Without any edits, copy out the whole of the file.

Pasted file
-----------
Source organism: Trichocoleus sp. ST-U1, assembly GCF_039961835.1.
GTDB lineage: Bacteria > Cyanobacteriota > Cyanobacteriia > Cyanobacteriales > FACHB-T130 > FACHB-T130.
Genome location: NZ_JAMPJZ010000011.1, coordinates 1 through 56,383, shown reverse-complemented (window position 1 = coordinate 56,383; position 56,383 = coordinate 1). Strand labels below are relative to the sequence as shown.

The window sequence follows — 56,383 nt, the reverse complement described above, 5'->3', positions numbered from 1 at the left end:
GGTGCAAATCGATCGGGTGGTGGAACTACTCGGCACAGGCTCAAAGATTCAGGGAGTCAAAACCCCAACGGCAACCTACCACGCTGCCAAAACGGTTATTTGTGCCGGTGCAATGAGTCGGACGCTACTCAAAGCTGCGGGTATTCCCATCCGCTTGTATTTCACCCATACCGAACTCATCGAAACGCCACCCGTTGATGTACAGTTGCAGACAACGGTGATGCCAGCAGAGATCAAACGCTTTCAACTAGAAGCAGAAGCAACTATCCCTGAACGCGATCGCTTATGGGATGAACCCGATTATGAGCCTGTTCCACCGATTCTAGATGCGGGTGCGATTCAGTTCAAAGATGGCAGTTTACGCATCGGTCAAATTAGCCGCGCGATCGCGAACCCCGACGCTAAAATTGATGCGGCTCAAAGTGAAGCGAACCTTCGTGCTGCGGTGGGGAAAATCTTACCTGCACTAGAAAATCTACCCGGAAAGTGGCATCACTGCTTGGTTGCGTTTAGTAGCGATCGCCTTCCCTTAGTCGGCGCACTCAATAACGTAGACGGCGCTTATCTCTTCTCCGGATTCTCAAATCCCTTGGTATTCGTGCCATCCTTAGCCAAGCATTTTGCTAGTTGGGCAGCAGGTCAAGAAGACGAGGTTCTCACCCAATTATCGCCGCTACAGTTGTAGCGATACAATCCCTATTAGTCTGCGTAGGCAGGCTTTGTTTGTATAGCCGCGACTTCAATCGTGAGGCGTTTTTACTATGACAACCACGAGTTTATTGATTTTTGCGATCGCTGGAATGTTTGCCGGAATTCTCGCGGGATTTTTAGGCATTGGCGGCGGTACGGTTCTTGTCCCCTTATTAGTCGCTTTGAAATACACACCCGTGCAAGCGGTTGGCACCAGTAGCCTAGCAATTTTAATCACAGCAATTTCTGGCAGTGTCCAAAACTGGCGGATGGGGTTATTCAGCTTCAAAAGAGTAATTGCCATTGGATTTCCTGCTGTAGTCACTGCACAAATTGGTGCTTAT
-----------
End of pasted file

Source organism: Trichocoleus sp. ST-U1, assembly GCF_039961835.1.
GTDB lineage: Bacteria > Cyanobacteriota > Cyanobacteriia > Cyanobacteriales > FACHB-T130 > FACHB-T130.
Genome location: NZ_JAMPJZ010000011.1, coordinates 1 through 56,383, shown reverse-complemented (window position 1 = coordinate 56,383; position 56,383 = coordinate 1). Strand labels below are relative to the sequence as shown.

The window sequence follows — 56,383 nt, the reverse complement described above, 5'->3', positions numbered from 1 at the left end:
GGTGCAAATCGATCGGGTGGTGGAACTACTCGGCACAGGCTCAAAGATTCAGGGAGTCAAAACCCCAACGGCAACCTACCACGCTGCCAAAACGGTTATTTGTGCCGGTGCAATGAGTCGGACGCTACTCAAAGCTGCGGGTATTCCCATCCGCTTGTATTTCACCCATACCGAACTCATCGAAACGCCACCCGTTGATGTACAGTTGCAGACAACGGTGATGCCAGCAGAGATCAAACGCTTTCAACTAGAAGCAGAAGCAACTATCCCTGAACGCGATCGCTTATGGGATGAACCCGATTATGAGCCTGTTCCACCGATTCTAGATGCGGGTGCGATTCAGTTCAAAGATGGCAGTTTACGCATCGGTCAAATTAGCCGCGCGATCGCGAACCCCGACGCTAAAATTGATGCGGCTCAAAGTGAAGCGAACCTTCGTGCTGCGGTGGGGAAAATCTTACCTGCACTAGAAAATCTACCCGGAAAGTGGCATCACTGCTTGGTTGCGTTTAGTAGCGATCGCCTTCCCTTAGTCGGCGCACTCAATAACGTAGACGGCGCTTATCTCTTCTCCGGATTCTCAAATCCCTTGGTATTCGTGCCATCCTTAGCCAAGCATTTTGCTAGTTGGGCAGCAGGTCAAGAAGACGAGGTTCTCACCCAATTATCGCCGCTACAGTTGTAGCGATACAATCCCTATTAGTCTGCGTAGGCAGGCTTTGTTTGTATAGCCGCGACTTCAATCGTGAGGCGTTTTTACTATGACAACCACGAGTTTATTGATTTTTGCGATCGCTGGAATGTTTGCCGGAATTCTCGCGGGATTTTTAGGCATTGGCGGCGGTACGGTTCTTGTCCCCTTATTAGTCGCTTTGAAATACACACCCGTGCAAGCGGTTGGCACCAGTAGCCTAGCAATTTTAATCACAGCAATTTCTGGCAGTGTCCAAAACTGGCGGATGGGGTTATTCAGCTTCAAAAGAGTAATTGCCATTGGATTTCCTGCTGTAGTCACTGCACAAATTGGTGCTTAT